The projected element 25 of the spring receiving plate 25b fitted in the guide groove 26 is made to be exposed so that it may be visualized from outside to serve as a gauge of the amount of compression displacement of the spring 7.
A driving member 8 for pushing up the percussion hammer 6 to the neighbourhood of the top dead center is composed of a worm gear 8a connected and secured to an output shaft of the motor 3 and a worm wheel 8b meshed with the worm gear 8a. The worm wheel 8b has a center shaft held by receiving portions provided on both side walls of the housing 1 in addition to having an engaging projection 29 provided on the outer surface of the worm wheel. The engaging projection 29 is designed to come into abutment with the lower end of the hammer cam 6a of the percussion hammer 6 to push up the percussion hammer 6 after the percussion hammer has completed its hammering to the vicinity of the top dead center. It is to be noted that the engaging projection 29 provided on the side of the worm wheel 8b is not limited to the provision thereof on one side but they may be provided on both sides of the worm wheel 8b.
The retainer mechanism 9 for engaging and retaining the percussion hammer 6, pushed up to the neighbourhood of the top dead center by the driving member 8, is composed of a switch plate 9a detachably fitted in the recess 21 of the hammer 6a, and a push button 4a, for the present the switch 4, and a connector 9c for connecting a connector plate 9b adapted to operatively connect the switch plate 9a and both plates 9a, 9b.
The connector 9c has a groove 45 which merely guides a moving stroke portion in a lateral direction of the switch plate 9a and is always biased frontwardly by means of a return spring 46 for returning it to a reset state. The connector plate 9b is urged towards the outer surface of the hammer cam by means of a spring 47.
A switch operating mechanism 10 for actuating the switch plate 9a through the connector plate 9b of the retainer mechanism 9 is composed of an operating lever 10a and a pin 10 fixedly projected on the operating lever 10a. The operating lever 10a has a base rotatably supported on a shaft 30, the pin 10b being placed in abutment and engagement with the front surface of the engaging portion of the connector plate 9b, whereby rotation about the shaft 30 caused by raising the operating lever 10a causes the pin 10b to pull the connector plate 9b rearwardly so that the switch plate 9a is moved rearwardly through the connector 9c to turn ON the switch 4.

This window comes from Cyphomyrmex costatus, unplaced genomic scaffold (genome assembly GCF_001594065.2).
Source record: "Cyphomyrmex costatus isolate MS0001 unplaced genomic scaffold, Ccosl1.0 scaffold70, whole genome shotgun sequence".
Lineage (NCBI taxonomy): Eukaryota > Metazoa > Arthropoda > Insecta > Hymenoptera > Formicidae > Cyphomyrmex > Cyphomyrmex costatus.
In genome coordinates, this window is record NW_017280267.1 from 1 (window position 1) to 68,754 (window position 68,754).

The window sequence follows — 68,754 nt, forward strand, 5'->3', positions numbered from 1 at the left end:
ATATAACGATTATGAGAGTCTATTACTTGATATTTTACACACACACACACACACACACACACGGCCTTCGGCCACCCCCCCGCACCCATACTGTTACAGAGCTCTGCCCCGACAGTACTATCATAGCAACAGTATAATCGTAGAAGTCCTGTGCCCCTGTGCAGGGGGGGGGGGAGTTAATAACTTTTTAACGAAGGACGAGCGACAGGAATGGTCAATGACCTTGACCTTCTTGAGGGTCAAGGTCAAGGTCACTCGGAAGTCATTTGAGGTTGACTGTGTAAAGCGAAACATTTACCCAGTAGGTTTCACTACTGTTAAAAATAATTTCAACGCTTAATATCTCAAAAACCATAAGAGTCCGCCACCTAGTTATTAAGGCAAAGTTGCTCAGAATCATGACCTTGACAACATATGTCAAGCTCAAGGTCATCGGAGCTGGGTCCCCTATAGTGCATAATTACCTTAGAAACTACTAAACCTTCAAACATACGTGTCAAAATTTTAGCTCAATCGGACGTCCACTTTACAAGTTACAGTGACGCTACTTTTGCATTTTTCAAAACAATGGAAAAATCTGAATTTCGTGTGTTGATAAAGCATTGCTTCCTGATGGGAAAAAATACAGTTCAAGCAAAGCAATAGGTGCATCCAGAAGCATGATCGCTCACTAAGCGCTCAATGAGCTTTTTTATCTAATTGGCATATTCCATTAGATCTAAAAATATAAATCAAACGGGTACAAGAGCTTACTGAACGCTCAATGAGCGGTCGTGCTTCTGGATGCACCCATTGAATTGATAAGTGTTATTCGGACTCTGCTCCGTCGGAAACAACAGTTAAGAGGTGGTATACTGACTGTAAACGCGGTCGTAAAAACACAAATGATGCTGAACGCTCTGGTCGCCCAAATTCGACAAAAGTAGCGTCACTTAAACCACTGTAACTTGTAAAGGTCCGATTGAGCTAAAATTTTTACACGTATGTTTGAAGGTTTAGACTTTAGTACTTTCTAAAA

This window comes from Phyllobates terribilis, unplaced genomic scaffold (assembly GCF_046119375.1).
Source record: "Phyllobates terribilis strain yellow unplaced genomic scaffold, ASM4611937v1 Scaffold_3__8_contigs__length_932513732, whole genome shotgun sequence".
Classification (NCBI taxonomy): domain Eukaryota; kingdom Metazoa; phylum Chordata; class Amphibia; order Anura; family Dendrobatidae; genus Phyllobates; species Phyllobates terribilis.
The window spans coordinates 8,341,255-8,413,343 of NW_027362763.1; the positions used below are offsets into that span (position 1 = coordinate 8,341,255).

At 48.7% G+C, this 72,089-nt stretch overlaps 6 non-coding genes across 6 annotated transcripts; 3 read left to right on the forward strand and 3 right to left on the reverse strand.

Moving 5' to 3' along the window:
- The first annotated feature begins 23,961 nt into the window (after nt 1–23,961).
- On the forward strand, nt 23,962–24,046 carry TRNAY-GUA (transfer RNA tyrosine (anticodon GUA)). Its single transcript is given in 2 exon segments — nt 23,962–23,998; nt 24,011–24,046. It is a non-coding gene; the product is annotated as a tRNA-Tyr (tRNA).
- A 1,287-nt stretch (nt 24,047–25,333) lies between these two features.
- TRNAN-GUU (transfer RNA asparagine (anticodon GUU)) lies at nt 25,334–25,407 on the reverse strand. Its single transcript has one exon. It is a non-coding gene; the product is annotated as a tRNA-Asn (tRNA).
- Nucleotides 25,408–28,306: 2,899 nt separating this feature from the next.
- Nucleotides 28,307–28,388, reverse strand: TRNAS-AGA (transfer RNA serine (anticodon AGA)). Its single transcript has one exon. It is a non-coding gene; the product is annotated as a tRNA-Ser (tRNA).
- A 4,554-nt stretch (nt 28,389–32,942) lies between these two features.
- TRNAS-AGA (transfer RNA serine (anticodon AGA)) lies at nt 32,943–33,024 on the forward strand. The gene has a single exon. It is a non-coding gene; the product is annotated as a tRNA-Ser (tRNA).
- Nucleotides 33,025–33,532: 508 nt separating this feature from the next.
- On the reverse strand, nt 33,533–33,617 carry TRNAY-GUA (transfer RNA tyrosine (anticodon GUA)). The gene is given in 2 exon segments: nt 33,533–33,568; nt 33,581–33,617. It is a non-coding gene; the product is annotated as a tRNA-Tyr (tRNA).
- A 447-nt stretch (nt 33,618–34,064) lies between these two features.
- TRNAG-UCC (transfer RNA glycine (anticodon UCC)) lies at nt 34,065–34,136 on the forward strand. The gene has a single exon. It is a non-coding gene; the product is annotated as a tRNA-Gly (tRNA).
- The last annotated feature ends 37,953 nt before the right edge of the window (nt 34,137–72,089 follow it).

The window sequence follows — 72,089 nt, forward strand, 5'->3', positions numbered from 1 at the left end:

Above the magazine 2 and at the rear of the hammer head 6b, a slider 11 is laterally slidably mounted on the housing 1, and a needle catch element 12 having a catch portion 13 adapted to be disengageable with an upper side portion a' of the needle a is vertically swingingly mounted on the lower side of the slider 11. The catch element 12 is biased downwardly by means of a coil spring 14 encased at a position frontwardly from the mounting position with respect to the slider 11. The slider 11 is biased rearwardly by the force of a coil spring 15 retained between the rear surface of the hammer head 6b and the circular recess formed in the slider 11.
The slider 11 comprises a block body formed of a synthetic resin and formed into a rectangular configuration in plan, in which guide projections 16, 16' are integrally projected outwardly on the left and right sides. The guide members 16, 16' extend through guide slots 17, 17' formed in left and right walls of the housing 1 so that they may be projected outside. These guide projections 16, 16' and guide slots 17, 17' cause the slider 11 to be slidably moved in a lateral direction. The width of movement of the slider 11 is determined by the length of the guide slots 17, 17'.
The needle catch element 12 comprises a rectangular metal flat plate, in which a catch portion 13 in engagement with the upper side portion a' of the needle a is formed to be bended downwardly in the central portion widthwise of one side thereof. The bended portion has an inclined surface 13' through approximately 45°, and the needle catch element 12 is moved sideway by abutment of the lower end of the hammer head 6b with the inclined surface 13'. The needle catch element 12 is bored approximately in the central position with a rectangular mounting hole 18, which hole is fitted in a mounting rod 19 projected on the lower surface of the slider 11 to thereby provide an integral engagement.